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old formats no longer undocumented. New fmts not fully doc'd -- eg. cell ID ("Z99") and row id ("99") are stated to be optional in the "standard" --- reverse engineering still req'd to check what Excel actually accepts. Deceptively simple; you must not have had any dates or datetimes in your xlsx files :-) – John Machin Dec 7 '10 at 6:13

Support for reading basic data (open_workbook(..., formatting_info=False)) from Excel 2007 .xlsx and .xlsm files is in alpha test at the moment. See previous postings in this group (search for "excel 2007 xlsx").

From the forum Regarding xlrd support for excel

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Yes thank you for the great subroutine!

I have updated it to allow the rows hash to use the column names as the index instead of letters, if a header row is specified.

readXlsx( "mysheet.xlsx", sheet = 1, header = True )

def readXlsx( fileName, **args ):

    import zipfile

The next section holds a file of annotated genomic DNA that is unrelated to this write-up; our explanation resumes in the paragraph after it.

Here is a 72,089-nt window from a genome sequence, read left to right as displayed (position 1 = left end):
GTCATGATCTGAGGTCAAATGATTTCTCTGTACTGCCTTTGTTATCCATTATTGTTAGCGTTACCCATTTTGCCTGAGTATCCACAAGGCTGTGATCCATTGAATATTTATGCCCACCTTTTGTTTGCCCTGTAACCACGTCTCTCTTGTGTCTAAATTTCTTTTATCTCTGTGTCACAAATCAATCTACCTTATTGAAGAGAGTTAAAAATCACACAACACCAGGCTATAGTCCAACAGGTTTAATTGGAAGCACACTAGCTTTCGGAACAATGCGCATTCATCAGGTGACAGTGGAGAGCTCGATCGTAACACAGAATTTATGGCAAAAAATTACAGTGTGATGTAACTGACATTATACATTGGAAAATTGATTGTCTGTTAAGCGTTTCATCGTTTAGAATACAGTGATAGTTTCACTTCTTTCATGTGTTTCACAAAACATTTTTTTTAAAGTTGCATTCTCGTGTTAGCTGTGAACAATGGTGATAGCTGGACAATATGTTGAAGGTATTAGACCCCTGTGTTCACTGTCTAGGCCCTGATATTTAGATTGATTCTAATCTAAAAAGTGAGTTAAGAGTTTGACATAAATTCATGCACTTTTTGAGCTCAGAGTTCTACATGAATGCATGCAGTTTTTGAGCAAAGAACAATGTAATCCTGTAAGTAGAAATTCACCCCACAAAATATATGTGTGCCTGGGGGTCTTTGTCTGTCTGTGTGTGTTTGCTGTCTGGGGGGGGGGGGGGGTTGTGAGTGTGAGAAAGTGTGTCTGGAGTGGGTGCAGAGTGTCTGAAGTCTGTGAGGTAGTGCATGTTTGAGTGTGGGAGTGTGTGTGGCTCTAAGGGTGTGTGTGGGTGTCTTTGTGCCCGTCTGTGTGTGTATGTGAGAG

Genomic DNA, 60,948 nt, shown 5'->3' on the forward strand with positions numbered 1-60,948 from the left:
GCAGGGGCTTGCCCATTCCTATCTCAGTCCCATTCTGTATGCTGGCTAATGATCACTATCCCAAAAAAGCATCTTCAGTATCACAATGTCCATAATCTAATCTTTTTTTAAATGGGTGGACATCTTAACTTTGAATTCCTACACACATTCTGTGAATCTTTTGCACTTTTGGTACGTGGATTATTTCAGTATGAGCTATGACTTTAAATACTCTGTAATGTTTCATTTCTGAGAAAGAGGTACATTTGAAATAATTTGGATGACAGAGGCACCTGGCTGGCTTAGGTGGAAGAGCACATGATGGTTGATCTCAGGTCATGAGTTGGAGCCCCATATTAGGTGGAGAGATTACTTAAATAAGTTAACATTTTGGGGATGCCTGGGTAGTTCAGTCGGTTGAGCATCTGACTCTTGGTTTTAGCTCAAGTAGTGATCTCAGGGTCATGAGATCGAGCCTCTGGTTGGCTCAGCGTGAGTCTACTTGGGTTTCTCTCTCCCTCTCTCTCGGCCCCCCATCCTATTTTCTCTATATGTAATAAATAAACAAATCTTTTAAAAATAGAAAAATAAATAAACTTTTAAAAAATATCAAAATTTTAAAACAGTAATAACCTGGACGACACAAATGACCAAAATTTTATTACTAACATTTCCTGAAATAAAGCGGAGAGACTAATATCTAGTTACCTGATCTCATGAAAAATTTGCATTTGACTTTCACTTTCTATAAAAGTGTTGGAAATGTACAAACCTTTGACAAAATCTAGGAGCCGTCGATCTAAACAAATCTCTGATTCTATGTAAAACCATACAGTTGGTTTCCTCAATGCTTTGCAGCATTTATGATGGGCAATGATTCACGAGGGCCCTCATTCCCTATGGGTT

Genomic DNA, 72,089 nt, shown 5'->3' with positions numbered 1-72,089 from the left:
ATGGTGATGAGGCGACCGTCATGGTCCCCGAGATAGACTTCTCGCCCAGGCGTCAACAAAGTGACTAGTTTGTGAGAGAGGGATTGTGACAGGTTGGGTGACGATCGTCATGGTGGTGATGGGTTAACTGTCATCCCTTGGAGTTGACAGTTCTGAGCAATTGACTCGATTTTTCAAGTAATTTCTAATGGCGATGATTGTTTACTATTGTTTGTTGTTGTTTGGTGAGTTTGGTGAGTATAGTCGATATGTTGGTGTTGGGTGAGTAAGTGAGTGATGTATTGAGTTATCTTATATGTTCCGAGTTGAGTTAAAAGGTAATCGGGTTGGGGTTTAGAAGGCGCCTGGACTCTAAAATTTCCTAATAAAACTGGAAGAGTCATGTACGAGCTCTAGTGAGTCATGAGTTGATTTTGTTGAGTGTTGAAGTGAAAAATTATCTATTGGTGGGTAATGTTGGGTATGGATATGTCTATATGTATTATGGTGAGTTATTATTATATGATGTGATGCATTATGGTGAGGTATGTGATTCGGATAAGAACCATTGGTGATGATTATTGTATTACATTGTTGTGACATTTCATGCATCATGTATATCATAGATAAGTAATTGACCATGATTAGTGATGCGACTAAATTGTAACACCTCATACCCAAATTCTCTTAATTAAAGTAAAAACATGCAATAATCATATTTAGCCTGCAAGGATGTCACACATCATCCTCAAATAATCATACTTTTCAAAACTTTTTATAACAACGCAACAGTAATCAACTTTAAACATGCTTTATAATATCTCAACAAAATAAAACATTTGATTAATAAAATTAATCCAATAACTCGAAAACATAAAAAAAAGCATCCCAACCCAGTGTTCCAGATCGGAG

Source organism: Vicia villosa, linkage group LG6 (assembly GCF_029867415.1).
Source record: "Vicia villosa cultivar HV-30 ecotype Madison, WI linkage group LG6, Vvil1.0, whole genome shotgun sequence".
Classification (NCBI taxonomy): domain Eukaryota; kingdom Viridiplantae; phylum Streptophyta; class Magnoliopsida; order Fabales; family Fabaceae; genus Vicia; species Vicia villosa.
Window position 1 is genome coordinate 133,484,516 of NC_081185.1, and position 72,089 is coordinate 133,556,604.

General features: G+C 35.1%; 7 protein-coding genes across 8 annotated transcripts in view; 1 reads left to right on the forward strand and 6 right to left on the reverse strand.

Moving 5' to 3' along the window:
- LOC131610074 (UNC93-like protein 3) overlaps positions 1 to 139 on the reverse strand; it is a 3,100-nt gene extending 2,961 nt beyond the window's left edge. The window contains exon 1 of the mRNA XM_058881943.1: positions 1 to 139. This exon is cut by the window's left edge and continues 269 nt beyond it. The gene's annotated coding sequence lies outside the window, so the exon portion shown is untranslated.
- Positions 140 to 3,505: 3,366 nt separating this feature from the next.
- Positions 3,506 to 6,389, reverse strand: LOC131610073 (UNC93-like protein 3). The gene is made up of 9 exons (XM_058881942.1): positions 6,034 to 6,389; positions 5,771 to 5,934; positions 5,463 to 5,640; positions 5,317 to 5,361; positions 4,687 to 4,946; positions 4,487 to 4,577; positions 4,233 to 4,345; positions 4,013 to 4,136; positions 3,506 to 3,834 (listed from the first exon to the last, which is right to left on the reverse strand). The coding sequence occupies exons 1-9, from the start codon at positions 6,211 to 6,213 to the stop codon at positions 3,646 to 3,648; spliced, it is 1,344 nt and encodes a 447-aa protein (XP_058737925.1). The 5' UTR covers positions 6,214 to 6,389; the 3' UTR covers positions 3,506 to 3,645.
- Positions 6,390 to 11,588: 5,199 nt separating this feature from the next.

from xml.etree.ElementTree import iterparse

    if "sheet" in args:
    if "header" in args:

    rows   = []
    row    = {}
    header = {}
    z      = zipfile.ZipFile( fileName )

    # Get shared strings
    strings = [ el.text for e, el
                        in  iterparse( 'xl/sharedStrings.xml' ) )
                        if el.tag.endswith( '}t' )
    value = '' 

    # Open specified worksheet
    for e, el in iterparse( 'xl/worksheets/sheet%d.xml'%( sheet ) ) ):
       # get value or index to shared strings
       if el.tag.endswith( '}v' ):                                   # <v>84</v>
           value = el.text
       if el.tag.endswith( '}c' ):                                   # <c r="A3" t="s"><v>84</v></c>

           # If value is a shared string, use value as an index
           if el.attrib.get( 't' ) == 's':
               value = strings[int( value )]

           # split the row/col information so that the row leter(s) can be separate
           letter = el.attrib['r']                                   # AZ22
           while letter[-1].isdigit():
               letter = letter[:-1]

           # if it is the first row, then create a header hash for the names
           # that COULD be used
           if rows ==[]:
               if value != '':

                   # if there is a header row, use the first row's names as the row hash index
                   if isHeader == True and letter in header:
                       row[header[letter]] = value
                       row[letter] = value

           value = ''
       if el.tag.endswith('}row'):
           row = {}
    return rows